There will be no major changes to Southeastern services when the next timetable is introduced in May, the rail minister has confirmed – four months after cuts led to overcrowding and long waits for trains in SE London.
Southeastern Metro bore the brunt of the government’s service cuts last December, with rush-hour trains axed and most services less frequent than they were before Covid – in contrast to rail services elsewhere in the capital run by Transport for London, which run as often as they did before the pandemic.
While Southeastern has partially relented on one of the key cutbacks by introducing an hourly train to Charing Cross from Bexleyheath line stations, Huw Merriman said no more “material changes” would be made.
However, he did say that some extra rush-hour services could be introduced, but he did not say where. Southeastern also runs trains in Kent and East Sussex as well as SE London.
Merriman’s own rail services in East Sussex escaped most of the cuts.
Last month, 853 launched a petition to the government to have SE London’s rail services switched to TfL’s London Overground, which also charges cheaper fares.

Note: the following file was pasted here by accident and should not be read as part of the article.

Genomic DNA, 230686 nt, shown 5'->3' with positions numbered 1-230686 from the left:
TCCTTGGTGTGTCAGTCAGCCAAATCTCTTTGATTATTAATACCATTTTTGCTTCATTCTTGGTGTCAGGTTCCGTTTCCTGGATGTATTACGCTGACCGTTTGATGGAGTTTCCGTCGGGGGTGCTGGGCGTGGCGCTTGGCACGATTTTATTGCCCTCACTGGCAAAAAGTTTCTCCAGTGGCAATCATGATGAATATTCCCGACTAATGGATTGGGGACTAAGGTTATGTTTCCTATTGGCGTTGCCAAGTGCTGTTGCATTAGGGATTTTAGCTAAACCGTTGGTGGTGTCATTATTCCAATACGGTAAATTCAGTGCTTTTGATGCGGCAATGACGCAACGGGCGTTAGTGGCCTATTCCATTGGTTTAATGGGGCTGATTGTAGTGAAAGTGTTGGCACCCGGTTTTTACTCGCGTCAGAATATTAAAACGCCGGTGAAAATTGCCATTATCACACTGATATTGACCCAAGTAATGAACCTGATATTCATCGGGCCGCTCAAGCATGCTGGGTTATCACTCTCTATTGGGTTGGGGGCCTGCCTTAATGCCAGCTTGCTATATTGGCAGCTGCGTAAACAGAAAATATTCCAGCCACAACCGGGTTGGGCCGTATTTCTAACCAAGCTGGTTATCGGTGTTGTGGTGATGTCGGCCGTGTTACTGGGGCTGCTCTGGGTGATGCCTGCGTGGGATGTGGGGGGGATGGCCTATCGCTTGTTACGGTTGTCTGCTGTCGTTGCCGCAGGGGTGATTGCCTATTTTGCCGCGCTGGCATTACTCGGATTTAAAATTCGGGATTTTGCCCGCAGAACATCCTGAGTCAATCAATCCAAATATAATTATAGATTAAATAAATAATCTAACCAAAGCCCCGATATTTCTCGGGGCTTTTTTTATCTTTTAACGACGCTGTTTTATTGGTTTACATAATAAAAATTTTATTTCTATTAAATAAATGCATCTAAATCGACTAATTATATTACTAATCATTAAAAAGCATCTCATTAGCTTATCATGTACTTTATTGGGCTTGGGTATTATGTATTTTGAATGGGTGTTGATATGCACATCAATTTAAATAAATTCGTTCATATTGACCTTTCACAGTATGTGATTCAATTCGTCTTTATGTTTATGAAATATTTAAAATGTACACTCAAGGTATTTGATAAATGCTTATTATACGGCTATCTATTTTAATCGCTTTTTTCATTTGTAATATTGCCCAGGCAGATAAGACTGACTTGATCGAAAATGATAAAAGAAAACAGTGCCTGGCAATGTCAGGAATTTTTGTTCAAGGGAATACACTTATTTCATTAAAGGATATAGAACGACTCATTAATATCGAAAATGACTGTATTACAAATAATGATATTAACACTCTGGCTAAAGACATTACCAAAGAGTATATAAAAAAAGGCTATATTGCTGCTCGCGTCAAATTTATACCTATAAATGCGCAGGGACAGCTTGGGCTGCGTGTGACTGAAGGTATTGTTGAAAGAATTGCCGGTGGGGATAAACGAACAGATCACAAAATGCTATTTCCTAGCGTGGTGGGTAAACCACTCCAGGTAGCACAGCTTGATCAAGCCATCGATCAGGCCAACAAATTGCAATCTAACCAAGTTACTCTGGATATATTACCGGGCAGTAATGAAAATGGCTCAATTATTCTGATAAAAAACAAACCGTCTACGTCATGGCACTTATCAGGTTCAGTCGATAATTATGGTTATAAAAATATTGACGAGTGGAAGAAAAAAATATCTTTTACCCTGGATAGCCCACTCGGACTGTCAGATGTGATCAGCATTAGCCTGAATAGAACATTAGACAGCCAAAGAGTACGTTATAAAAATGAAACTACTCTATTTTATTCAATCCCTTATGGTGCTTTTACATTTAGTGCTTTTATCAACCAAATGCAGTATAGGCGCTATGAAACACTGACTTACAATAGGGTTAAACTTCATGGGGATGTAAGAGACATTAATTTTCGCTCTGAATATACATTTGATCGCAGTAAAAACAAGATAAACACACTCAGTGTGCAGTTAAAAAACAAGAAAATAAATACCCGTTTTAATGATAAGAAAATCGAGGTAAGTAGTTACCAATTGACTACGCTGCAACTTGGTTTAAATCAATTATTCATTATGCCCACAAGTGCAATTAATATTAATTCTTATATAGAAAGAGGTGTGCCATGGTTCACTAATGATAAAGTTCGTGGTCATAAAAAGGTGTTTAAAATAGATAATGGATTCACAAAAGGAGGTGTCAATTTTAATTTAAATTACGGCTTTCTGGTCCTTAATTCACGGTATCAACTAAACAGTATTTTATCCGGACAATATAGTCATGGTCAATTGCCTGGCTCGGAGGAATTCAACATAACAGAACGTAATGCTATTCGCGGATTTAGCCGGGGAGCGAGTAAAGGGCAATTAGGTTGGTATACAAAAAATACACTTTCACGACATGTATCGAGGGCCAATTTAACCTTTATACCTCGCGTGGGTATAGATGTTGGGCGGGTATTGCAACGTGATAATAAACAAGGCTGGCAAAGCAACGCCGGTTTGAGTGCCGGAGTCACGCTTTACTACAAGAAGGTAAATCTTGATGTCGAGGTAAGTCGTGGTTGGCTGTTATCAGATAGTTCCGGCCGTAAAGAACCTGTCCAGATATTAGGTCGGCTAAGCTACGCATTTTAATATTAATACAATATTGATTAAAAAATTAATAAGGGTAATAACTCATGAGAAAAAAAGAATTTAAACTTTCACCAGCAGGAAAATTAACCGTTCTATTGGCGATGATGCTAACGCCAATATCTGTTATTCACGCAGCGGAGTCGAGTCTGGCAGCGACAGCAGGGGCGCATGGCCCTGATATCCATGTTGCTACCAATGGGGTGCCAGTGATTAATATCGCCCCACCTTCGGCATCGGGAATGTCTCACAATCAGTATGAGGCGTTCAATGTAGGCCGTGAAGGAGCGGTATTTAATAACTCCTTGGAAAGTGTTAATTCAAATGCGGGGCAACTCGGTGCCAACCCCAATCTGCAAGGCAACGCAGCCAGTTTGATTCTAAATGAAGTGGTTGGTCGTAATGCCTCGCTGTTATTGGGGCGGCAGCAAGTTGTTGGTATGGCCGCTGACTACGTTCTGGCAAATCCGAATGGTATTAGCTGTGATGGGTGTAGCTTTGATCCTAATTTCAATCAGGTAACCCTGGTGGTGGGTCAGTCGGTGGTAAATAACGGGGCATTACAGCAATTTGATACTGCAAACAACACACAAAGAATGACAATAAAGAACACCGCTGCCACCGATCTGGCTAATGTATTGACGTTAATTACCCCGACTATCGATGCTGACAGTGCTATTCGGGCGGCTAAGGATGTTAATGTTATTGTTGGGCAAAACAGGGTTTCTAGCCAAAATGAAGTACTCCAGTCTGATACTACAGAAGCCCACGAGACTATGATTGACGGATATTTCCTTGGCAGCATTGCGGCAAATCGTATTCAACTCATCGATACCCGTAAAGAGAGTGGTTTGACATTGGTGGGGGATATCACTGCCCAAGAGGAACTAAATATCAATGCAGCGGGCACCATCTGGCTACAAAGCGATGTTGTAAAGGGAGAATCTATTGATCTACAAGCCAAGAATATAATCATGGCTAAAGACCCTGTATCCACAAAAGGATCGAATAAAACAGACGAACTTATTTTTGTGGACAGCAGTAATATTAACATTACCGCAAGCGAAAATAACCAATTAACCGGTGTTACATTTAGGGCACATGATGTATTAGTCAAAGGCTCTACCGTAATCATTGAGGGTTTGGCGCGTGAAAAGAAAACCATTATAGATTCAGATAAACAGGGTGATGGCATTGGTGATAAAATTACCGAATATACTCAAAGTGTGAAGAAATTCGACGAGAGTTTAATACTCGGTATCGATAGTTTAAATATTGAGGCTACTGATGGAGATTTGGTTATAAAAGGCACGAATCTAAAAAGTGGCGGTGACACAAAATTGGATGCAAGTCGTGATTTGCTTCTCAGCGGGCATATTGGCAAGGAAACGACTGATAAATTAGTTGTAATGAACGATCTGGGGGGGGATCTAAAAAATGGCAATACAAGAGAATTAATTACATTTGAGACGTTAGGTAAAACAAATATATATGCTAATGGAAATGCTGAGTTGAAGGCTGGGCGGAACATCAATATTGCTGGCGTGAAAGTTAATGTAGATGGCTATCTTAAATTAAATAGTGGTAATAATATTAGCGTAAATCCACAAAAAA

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There was no consultation on the cuts, with special dispensation given by Conservative ministers to speed the changes through to save £5 million on Metro routes, as well as another £5 million on high-speed services.
In a written answer to Matt Pennycook, the Greenwich & Woolwich MP, about there would be a consultation before this May’s timetable, the Conservative minister said: “Southeastern’s contract with the Department requires it to carry out formal consultation when considering material changes to its timetable. Southeastern is not considering material changes to its timetable in May 2023 and therefore is not required to conduct a formal consultation.
“However, Southeastern is considering making some key targeted changes, including adding additional services in the peaks, to better match fluctuating demand and in doing so will continue to take passenger and stakeholder feedback on board.”
Merriman said that there was evidence that running fewer trains was having a “positive impact” on punctuality while Southeastern and Network Rail had set up a task force aimed at “improving underlying performance and to consider tactical interventions”.
Southeastern has been hit hard by the drop in sales of lucrative annual season tickets and last year insisted that the current level of services – down to four trains per hour at most Metro stations, compared with six before the pandemic – match demand.
But the resulting timetable has left long gaps between trains at some stations, particularly on the Greenwich line, which once had trains every ten minutes.
Southeastern bosses will be grilled on the new timetable by Greenwich councillors at a transport scrutiny meeting next Tuesday.
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